Eurobarometer and the European Social Survey (ESS) are among the leading international comparative surveys examining Europe’s social, political, and moral transformation. The regular rotating modules also include attitudes towards migrants, migration in the context of individual countries (including Slovakia) and their mutual comparison. Eurobarometer operates with the term’s immigration and immigrants, where an immigrant is defined as a person who was born outside the EU, has left his or her home country and is currently legally residing in that country. In this context, it is not explicitly stated whether he is a Muslim migrant, a migrant from Eastern Europe, etc. The European Social Survey, in turn, distinguishes people of the same race/ethnic group, different race/ethnic group and people coming to Slovakia from poorer countries – primarily third world countries.
According to the results of the European Social Survey (ESS, 2018)4, Slovak respondents are more open to the arrival of people of the same race/ethnic group (9.05%) than the arrival of people of different race/ethnic group (4.45%) and people from poorer countries outside Europe (4.58%). No or a few people from poorer countries outside Europe would be allowed to come and live in Slovakia by up to 68.2% of respondents, another race/ethnic group 70.7%, and people of the same race/ethnic group 51.55% of respondents. In comparison with the V4 countries, in the index of attitudes to the arrival of migrants, respondents were placed in the top ten negative attitudes (Hungary – 1st, Czech Republic – 2nd, Slovakia – 3rd & Poland – 6th place) from 27 countries participating in the ESS. Based on the available results of Eurobarometer 88.2 (2017)5, 36.2% of the respondents think that there are more immigrants who are staying legally, 16.4% think that more immigrants are staying illegally and 14.3% cannot tell if they are staying legally or illegally. Only 6.9% of the Slovak respondents see immigration as an opportunity.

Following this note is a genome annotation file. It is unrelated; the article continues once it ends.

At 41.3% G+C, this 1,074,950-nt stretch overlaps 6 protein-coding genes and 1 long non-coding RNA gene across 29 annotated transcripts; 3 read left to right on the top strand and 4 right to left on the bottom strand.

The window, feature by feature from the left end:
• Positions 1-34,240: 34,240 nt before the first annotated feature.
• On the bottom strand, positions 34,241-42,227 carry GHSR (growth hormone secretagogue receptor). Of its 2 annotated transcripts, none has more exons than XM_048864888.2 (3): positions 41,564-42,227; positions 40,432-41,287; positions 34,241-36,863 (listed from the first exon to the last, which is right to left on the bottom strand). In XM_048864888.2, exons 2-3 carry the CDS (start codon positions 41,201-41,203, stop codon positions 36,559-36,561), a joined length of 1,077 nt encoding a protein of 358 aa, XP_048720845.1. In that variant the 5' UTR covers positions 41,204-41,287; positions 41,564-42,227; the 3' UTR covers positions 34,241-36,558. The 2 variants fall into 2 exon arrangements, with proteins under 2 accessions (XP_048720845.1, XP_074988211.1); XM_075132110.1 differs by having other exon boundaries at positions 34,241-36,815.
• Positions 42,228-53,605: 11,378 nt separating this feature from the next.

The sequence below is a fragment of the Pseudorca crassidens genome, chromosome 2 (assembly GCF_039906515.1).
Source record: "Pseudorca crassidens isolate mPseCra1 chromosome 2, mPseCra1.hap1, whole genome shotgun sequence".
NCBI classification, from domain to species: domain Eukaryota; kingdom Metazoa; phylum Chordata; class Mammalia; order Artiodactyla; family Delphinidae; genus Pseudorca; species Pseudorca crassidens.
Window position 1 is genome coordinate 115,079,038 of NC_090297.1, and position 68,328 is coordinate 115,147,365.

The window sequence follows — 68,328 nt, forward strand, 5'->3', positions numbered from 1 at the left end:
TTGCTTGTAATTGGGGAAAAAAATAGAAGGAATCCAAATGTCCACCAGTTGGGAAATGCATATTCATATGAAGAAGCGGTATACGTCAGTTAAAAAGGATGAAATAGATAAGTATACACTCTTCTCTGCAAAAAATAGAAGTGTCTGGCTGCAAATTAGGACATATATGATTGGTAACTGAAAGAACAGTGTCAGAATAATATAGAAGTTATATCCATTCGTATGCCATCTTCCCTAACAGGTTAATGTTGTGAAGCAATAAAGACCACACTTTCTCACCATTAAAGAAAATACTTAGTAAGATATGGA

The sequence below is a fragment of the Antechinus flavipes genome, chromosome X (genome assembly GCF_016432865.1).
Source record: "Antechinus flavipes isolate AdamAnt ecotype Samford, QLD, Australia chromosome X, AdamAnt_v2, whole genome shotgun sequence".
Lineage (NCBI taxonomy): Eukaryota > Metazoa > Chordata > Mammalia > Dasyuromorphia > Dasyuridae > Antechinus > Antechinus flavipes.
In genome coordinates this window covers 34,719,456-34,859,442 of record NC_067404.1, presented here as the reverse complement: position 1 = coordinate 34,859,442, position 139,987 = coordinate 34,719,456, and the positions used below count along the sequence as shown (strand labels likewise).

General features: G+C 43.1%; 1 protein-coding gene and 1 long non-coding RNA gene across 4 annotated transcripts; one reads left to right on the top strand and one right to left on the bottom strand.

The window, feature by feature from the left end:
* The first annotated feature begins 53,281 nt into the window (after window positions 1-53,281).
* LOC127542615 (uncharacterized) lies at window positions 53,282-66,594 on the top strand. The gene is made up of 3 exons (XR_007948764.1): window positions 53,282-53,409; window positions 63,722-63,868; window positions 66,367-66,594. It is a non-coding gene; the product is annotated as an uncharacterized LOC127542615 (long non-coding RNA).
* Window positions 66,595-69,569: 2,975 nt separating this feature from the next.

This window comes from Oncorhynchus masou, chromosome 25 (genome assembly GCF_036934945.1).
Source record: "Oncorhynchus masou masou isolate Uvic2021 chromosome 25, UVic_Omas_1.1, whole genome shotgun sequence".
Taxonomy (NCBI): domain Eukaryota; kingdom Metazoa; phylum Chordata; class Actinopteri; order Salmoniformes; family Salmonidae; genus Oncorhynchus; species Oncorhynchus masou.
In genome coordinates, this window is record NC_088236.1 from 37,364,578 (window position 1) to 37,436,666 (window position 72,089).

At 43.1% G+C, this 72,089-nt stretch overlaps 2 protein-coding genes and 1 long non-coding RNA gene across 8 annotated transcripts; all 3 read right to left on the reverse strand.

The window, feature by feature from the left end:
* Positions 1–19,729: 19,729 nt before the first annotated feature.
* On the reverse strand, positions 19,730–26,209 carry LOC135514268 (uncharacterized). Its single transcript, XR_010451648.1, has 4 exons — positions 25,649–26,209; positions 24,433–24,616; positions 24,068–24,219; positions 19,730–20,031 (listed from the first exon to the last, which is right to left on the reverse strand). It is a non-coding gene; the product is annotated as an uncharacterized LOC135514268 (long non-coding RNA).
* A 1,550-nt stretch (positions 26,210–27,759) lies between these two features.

Findor et al.,6 (2020) examined the preferences and attitudes of Slovaks towards the three most frequently used terms within the Slovak Republic – migrant, refugee, and foreigner. According to the results, they are evaluated differently – the term “refugee” evokes less favourable feelings, attitudes, trust, and greater social distance among Slovaks compared to the terms “migrant” and “foreigner”. These findings, as stated by the authors themselves, challenge previous studies from West European countries, highlighting the need for further research on the formation of these concepts, with an emphasis on cultural, institutional, and normative contextual factors that could help explain why they are in some countries “refugees” preferred over “migrants”, while for others “migrants” receive more positive evaluations.